In the aftermath of the 2016 US presidential election, lawmakers have seen little change in security for voters. But if voting machine security standards don’t change by the 2020 presidential election, Sen. Ron Wyden warns, the consequences could be far worse than the cyberattacks of 2016.
The Democrat from Oregon, who is a member of the Senate Intelligence committee, told the Defcon hacking conference that US voting infrastructure is failing to keep elections secure from potential cyberattacks. He made the comments in a Friday speech at the Voting Village, a special section of the Las Vegas conference dedicated to election security.
“If nothing happens, the kind of interference we will see form hostile foreign actors will make 2016 look like child’s play,” Wyden said. “We’re just not prepared, not even close, to stop it.”
Election security has been a major concern for lawmakers since the 2016 election, which saw unprecedented interference by the Russians. Though no votes are believed to have been changed, the Russians targeted election systems in all 50 states, according to the Senate Intelligence Committee.
Legislation to protect elections has been trudged along in Congress. Multiple members of Congress were at Defcon to discuss the issue, as well as to learn about cybersecurity policy.
In 2018, Wyden proposed an election security bill requiring paper ballots. A House version of the bill passed, but was blocked in the Senate by Majority Leader Mitch McConnell. McConnell, a Republican from Kentucky, called it partisan legislation.
On Friday, Wyden blasted McConnell, calling him the reason why Congress hasn’t been able to fix election security issues. “It sure seems like Russia’s No. 1 ally in compromising American election security is Mitch McConnell,” Wyden said.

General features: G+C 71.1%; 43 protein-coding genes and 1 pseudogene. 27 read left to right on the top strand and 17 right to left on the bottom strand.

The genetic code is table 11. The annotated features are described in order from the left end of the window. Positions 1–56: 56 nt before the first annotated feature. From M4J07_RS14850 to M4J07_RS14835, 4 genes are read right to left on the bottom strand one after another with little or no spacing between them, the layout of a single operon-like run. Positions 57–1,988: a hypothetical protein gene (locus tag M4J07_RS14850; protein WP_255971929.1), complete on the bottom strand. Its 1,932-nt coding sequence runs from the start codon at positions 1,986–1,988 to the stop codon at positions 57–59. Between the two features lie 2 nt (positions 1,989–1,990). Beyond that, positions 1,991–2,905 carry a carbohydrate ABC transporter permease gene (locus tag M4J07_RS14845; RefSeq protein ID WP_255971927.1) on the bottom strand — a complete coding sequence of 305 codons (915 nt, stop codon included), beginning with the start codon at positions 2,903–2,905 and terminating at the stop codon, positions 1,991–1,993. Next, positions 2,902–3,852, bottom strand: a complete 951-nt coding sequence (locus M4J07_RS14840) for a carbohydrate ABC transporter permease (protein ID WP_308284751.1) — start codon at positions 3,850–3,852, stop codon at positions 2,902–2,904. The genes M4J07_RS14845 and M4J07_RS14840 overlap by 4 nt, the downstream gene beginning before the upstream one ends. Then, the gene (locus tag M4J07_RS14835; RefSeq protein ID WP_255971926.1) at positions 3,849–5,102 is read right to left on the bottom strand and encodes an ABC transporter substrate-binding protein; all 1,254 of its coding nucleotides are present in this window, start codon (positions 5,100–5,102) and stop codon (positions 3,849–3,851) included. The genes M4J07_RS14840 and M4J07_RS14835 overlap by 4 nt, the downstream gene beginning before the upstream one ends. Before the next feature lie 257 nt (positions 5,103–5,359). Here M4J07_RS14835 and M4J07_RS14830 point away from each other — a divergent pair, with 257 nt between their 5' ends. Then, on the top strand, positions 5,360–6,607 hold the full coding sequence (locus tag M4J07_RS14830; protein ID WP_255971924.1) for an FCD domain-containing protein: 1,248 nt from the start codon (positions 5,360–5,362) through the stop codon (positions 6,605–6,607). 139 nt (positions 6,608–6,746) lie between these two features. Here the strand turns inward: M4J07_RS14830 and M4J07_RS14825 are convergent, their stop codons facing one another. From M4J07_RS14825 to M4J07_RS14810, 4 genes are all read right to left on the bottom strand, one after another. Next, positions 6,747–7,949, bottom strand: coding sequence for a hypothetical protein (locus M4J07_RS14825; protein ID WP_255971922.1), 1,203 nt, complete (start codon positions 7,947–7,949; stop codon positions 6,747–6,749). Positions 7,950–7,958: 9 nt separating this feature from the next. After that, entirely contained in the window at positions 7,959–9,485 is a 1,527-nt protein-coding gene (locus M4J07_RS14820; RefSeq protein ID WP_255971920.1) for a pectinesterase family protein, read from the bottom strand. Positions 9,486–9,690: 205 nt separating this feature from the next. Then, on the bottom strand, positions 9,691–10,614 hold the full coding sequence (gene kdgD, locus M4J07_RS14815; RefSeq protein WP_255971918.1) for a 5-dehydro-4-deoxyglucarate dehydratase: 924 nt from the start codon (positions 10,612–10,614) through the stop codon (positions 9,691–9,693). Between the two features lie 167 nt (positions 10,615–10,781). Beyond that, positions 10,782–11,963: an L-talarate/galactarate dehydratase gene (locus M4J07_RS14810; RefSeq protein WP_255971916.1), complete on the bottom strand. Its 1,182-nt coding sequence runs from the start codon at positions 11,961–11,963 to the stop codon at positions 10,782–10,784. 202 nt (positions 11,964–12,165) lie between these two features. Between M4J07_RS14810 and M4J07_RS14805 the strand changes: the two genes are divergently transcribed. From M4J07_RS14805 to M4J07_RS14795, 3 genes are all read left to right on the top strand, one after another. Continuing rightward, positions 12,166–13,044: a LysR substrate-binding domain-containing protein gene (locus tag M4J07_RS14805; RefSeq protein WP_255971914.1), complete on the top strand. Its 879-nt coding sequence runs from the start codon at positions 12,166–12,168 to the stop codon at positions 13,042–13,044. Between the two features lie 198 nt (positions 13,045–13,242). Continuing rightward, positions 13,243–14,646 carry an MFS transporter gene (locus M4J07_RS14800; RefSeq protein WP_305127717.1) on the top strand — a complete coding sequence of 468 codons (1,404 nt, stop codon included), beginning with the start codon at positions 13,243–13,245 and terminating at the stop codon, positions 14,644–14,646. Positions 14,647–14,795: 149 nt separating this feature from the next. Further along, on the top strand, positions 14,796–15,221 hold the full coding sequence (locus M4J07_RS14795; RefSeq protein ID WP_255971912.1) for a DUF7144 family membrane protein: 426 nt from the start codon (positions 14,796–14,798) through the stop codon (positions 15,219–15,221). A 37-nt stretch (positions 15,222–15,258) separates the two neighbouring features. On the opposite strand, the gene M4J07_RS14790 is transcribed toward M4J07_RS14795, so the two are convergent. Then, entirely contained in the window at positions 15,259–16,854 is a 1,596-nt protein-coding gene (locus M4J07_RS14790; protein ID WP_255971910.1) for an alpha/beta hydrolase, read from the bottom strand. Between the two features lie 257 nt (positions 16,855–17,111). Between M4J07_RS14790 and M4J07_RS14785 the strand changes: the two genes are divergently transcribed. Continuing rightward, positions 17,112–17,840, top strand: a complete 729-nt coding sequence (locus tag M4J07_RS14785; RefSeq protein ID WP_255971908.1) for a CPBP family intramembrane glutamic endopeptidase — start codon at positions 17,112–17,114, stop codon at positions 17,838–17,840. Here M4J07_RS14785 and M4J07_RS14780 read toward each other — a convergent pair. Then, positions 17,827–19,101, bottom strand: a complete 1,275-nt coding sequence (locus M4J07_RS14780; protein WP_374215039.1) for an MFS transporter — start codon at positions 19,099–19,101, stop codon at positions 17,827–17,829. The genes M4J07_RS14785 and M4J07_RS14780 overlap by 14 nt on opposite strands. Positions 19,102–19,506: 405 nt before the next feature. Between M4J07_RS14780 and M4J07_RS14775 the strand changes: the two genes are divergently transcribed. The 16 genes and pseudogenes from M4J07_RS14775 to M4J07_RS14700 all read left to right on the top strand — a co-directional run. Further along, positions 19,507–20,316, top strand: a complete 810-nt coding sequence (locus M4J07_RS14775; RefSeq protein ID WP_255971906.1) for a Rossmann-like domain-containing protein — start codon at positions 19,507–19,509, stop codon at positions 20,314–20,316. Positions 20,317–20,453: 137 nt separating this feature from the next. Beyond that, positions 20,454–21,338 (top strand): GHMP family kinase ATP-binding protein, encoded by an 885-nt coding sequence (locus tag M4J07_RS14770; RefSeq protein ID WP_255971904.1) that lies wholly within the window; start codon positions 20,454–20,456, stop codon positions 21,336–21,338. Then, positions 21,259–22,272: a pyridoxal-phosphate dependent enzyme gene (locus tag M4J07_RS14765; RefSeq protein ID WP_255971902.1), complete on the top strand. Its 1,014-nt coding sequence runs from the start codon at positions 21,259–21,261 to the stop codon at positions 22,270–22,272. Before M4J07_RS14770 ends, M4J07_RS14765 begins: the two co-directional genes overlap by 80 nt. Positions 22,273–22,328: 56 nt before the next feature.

McConnell didn’t respond to a request for comment.
Wyden added that voting machine makers shouldered much of the blame over election security issues and he called out lobbyists representing the vendors. Voting machine makers haven’t addressed all the vulnerabilities that hackers at Defcon found in models currently in use during the 2017 and 2018 conferences.
He noted that lawmakers faced a deadline to pass election security legislation by fall of 2019 to ensure the 2020 US presidential elections are safer. If they don’t, Wyden says public trust in the outcome could be compromised, regardless of the results.
“Business as usual with the voting machine is an imminent threat, a clear and present danger to our democracy,” Wyden said. “2016 should have been a wake-up call. But the companies are not changing.”
Wyden ended the panel by calling for public pressure on Congress and McConnell to pass an election security bill. He wasn’t the only person from Capitol Hill at Defcon calling for changes in election security.
At an earlier session, a Department of Homeland Security representative said it was expanding its outreach to ensure election security with local voting officials.
Cybersecurity and Infrastructure Security Agency Director Chris Krebs said his group’s top priority for the 2020 election is reaching out to as many local officials as possible, and encouraging paper auditable ballots. Krebs also reflected that Congress needs to take action to provide election security nationwide.
“I don’t know where some of these other states that have [voting machines] without a paper trail, I don’t know where they’re going to get their money,” Krebs said. “But they need it. Their state needs to step up, their legislators need to step up.”